As the era of driverless cars looms, a new Boston-based study suggests the vehicles may increase traffic congestion in cities’ downtown areas as more people embrace ride-hailing services and abandon transit.
The same study also found, however, that driverless vehicles could dramatically improve traffic conditions in the suburbs.
The study by the World Economic Forum and the Boston Consulting Group is based on a simple premise, backed by 10 months of research and one of the most specific surveys done on autonomous cars: As the cost of using services such as Uber and Lyft falls because the companies no longer need to pay drivers, people who now take mass transit will instead opt for door-to-door service rather than the bus or subway.
"If it's the same price or only slightly more, plus I don't have to walk to the station, I don't have to worry about carrying an umbrella, I don't have to check schedules, I don't have to connect, why would anyone take the train?" said Augustin Wegscheider, one of the report's authors.
Why might that cause 5.5% more congestion in downtown Boston? Because raid-hailing fleet vehicles will begin to replace private cars.
"You might have fewer vehicles on the road, but the vehicles that are on the road are operating 12 hours a day," Wegscheider said.
The study underscores, he said, "that unless you put the right policies in place to actively manage the adoption of [autonomous vehicles], congestion might actually get worse."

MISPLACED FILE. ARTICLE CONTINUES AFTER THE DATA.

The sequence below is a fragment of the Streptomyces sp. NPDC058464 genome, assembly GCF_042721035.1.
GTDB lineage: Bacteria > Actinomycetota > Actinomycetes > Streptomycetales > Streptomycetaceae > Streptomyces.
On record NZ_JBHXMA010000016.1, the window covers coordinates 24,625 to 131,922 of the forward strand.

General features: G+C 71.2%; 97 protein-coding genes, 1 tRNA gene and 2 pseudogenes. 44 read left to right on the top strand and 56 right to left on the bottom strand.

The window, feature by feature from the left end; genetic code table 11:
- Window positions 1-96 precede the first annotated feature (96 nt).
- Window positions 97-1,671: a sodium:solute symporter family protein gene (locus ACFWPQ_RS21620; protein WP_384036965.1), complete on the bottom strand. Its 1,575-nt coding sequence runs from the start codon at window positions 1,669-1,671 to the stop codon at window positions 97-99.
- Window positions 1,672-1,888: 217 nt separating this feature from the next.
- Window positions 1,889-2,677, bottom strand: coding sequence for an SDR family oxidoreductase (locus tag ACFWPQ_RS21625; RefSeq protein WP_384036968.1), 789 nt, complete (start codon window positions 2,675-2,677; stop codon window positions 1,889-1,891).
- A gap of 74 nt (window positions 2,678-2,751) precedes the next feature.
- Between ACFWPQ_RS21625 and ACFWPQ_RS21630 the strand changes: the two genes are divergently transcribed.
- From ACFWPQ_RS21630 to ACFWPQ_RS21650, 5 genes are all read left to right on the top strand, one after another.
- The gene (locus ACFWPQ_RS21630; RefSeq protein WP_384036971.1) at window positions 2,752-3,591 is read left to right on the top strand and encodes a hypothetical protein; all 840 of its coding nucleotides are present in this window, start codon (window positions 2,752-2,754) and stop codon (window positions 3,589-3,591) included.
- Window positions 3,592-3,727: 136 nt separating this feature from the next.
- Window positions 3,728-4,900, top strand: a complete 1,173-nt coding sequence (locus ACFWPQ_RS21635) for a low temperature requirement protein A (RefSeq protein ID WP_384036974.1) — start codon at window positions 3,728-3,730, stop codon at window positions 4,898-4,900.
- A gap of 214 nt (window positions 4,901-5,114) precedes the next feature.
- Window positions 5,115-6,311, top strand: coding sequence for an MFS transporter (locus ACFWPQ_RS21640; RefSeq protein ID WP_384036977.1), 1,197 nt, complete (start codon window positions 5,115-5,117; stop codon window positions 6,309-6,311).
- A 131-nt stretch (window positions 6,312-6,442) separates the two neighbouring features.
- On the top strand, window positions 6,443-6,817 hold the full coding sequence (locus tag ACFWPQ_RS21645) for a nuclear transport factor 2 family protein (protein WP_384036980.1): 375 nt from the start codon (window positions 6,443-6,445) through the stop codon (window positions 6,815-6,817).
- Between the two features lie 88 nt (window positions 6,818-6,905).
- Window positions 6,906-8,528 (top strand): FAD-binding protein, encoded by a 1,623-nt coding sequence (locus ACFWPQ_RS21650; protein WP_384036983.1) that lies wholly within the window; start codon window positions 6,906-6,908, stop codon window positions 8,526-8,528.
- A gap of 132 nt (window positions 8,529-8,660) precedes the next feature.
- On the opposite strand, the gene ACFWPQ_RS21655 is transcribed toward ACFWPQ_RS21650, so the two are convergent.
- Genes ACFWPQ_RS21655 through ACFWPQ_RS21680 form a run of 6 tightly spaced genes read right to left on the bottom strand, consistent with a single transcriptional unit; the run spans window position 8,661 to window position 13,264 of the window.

The answer there, the study says, is that those policies must encourage people to share autonomous vehicles provided by ride-hailing companies.
"One of the answers is getting more people in the car," Wegscheider said. "If you ask consumers, 'Would you do that?' they say, 'Hell, no, I'm not going to share a car with strangers,' but if it costs $2 instead of $7, they say, 'OK.' "
The situation will be very different in most suburbs, the study found, where ride-hailing services "will mainly replace the use of personal cars rather than mass transit, and travel time will decrease by 12.1%."
"There, the trade-off is instead of sitting in traffic for a 10-mile trip and dealing with it myself and paying $30 for parking in the city every day, I could invest those $30 in the ride service and use the time productively," Wegscheider said.
And unlike city dwellers, suburban commuters who use mass transit are not expected to opt for a ride-hailing service even if the cost of hailing a ride drops significantly.
"If I take the train for an hour now for $6, even if the Lyft price comes down from $80 to $40 [for the same trip], it's still a trade-off between $40 and $6," he said. "People will still ride the train."
The study also found that the advent of autonomous cars has much broader acceptance in congested cities abroad than it does in the United States, where a deeply rooted car culture engenders skepticism about relinquishing the steering wheel.
The report surveyed 5,500 drivers in 27 cities around the world, finding that slightly more than half of Americans said they want to ride in a driverless car. In two counties where the number of cars has skyrocketed in recent years — China and India — 75% to 85% of people said they would welcome autonomous vehicles.
The difference, Wegscheider said, is that the United States has a much more established car culture.
"Some people would go from walking or mainly riding a bike to an autonomous vehicle," he said, "rather than a person who grew up in the suburbs of Detroit who says, 'I've been driving all my life.' "
Wegscheider says he is distrustful of many surveys about whether people are ready to embrace driverless cars.